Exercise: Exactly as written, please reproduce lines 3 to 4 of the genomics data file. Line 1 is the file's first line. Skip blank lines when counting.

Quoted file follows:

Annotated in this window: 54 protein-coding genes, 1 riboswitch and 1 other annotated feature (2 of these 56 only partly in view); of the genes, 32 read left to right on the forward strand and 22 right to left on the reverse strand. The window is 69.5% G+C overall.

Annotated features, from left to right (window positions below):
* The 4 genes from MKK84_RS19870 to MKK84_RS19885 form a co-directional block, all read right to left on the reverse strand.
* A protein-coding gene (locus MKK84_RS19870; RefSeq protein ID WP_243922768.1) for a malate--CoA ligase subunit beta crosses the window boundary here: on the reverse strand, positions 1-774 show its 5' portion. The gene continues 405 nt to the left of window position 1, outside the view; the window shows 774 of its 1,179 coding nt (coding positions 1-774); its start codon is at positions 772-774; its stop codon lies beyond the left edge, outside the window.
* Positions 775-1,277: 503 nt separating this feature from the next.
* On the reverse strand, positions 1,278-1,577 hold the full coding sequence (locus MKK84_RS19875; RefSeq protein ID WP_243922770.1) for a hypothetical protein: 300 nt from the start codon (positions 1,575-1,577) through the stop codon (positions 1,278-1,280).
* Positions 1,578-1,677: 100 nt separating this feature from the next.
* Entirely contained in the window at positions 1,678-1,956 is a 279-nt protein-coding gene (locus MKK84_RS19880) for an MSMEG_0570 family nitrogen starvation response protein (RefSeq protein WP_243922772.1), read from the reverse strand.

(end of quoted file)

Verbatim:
* The 4 genes from MKK84_RS19870 to MKK84_RS19885 form a co-directional block, all read right to left on the reverse strand.
* A protein-coding gene (locus MKK84_RS19870; RefSeq protein ID WP_243922768.1) for a malate--CoA ligase subunit beta crosses the window boundary here: on the reverse strand, positions 1-774 show its 5' portion. The gene continues 405 nt to the left of window position 1, outside the view; the window shows 774 of its 1,179 coding nt (coding positions 1-774); its start codon is at positions 772-774; its stop codon lies beyond the left edge, outside the window.